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Grace Darling


Royal National Lifeboat Institution Awards

DARLING, WILLIAM. Lighthouse Keeper Silver Medal

DARLING, GRACE HORSLEY, Miss. Silver Medal


Grace Darling
7th.September 1838. The weather in the North Sea was dark and stormy when early on the 6th.September, the 270 ton paddle steamer 'Forfarshire' developed boiler trouble off Flamborough Head Yorkshire. She was on passage, with cargo and 63 people aboard, between Hull and Dundee and, under the tyranny of her timetable, her Master decided to press on rather than make for Shields. Later in the day the weather worsened to one of the most violent storms experienced up to then on the north-east coast, so a defective boiler was brought back into use. Operating conditions on board deteriorated until, at 1 a.m. on the 7th. The engine stopped and off St. Abb's Head, the sails with which the ship was equipped were set but she was still blown ashore.

The Master made for shelter but, in spite of dropping anchor the ship went on to the Harcar Rocks on Inner Farne Island off Bambrough, Northumberland, with her bows completely crumpled in. Eight of the crew and a passenger got away in a boat to be picked up 24 hours later, but the steamer broke in two very soon afterwards with only seven passengers and six of the crew left alive. During the night two children and two men died from exposure and, at dawn the nine survivors crept on to the rocks. Their plight was seen Miss Dowling from the Longstone Lighthouse, a mile away on Farne (or Houss) Island. With her father, William, she put off in the coble and rowed through the howling gale, the boiling seas tossing them about like a cork. Reaching the rocks where the seas were surging over the survivors, William jumped ashore, leaving his daughter to manage the boat single handed. Five survivors were taken back to the lighthouse where Grace tended them, while her father and two of the men returned to bring off the other four. The ferocity of the weather was such that two days were to elapse before the survivors could be taken to the mainland.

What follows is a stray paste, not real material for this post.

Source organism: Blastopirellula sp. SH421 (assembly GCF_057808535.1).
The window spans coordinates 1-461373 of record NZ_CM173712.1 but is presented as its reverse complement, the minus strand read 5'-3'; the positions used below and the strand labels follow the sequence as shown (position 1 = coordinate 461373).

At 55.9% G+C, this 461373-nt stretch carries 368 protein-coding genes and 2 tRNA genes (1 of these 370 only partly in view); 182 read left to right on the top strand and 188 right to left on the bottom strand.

0 Comments · 18880 Reads · Print  -> Posted by Tony on June 28 2007

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